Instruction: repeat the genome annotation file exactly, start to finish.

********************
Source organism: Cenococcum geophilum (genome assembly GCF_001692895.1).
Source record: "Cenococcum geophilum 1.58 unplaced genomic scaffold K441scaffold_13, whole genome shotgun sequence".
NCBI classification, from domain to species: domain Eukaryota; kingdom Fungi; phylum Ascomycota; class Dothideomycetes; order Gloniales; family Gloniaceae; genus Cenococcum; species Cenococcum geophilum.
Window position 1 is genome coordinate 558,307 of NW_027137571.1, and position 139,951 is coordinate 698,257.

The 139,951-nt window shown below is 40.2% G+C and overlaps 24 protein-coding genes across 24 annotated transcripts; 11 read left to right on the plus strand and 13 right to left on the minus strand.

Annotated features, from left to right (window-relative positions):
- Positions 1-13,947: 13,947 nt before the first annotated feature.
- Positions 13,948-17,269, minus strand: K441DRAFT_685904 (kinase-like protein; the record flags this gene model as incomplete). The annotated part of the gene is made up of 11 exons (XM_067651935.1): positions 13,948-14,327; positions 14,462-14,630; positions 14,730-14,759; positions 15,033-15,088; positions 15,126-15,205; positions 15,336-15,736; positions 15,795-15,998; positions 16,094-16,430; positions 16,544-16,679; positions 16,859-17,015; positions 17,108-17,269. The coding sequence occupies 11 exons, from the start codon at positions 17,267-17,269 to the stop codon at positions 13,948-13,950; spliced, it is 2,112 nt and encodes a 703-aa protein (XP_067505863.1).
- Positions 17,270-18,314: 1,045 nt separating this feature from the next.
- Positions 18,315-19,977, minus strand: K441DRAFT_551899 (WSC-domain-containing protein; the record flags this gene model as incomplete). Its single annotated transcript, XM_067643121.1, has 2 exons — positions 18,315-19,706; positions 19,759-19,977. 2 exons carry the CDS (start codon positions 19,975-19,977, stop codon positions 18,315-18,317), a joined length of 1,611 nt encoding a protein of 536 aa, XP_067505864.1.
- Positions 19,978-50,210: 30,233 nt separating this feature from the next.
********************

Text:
Source organism: Cenococcum geophilum (genome assembly GCF_001692895.1).
Source record: "Cenococcum geophilum 1.58 unplaced genomic scaffold K441scaffold_13, whole genome shotgun sequence".
NCBI classification, from domain to species: domain Eukaryota; kingdom Fungi; phylum Ascomycota; class Dothideomycetes; order Gloniales; family Gloniaceae; genus Cenococcum; species Cenococcum geophilum.
Window position 1 is genome coordinate 558,307 of NW_027137571.1, and position 139,951 is coordinate 698,257.

The 139,951-nt window shown below is 40.2% G+C and overlaps 24 protein-coding genes across 24 annotated transcripts; 11 read left to right on the plus strand and 13 right to left on the minus strand.

Annotated features, from left to right (window-relative positions):
- Positions 1-13,947: 13,947 nt before the first annotated feature.
- Positions 13,948-17,269, minus strand: K441DRAFT_685904 (kinase-like protein; the record flags this gene model as incomplete). The annotated part of the gene is made up of 11 exons (XM_067651935.1): positions 13,948-14,327; positions 14,462-14,630; positions 14,730-14,759; positions 15,033-15,088; positions 15,126-15,205; positions 15,336-15,736; positions 15,795-15,998; positions 16,094-16,430; positions 16,544-16,679; positions 16,859-17,015; positions 17,108-17,269. The coding sequence occupies 11 exons, from the start codon at positions 17,267-17,269 to the stop codon at positions 13,948-13,950; spliced, it is 2,112 nt and encodes a 703-aa protein (XP_067505863.1).
- Positions 17,270-18,314: 1,045 nt separating this feature from the next.
- Positions 18,315-19,977, minus strand: K441DRAFT_551899 (WSC-domain-containing protein; the record flags this gene model as incomplete). Its single annotated transcript, XM_067643121.1, has 2 exons — positions 18,315-19,706; positions 19,759-19,977. 2 exons carry the CDS (start codon positions 19,975-19,977, stop codon positions 18,315-18,317), a joined length of 1,611 nt encoding a protein of 536 aa, XP_067505864.1.
- Positions 19,978-50,210: 30,233 nt separating this feature from the next.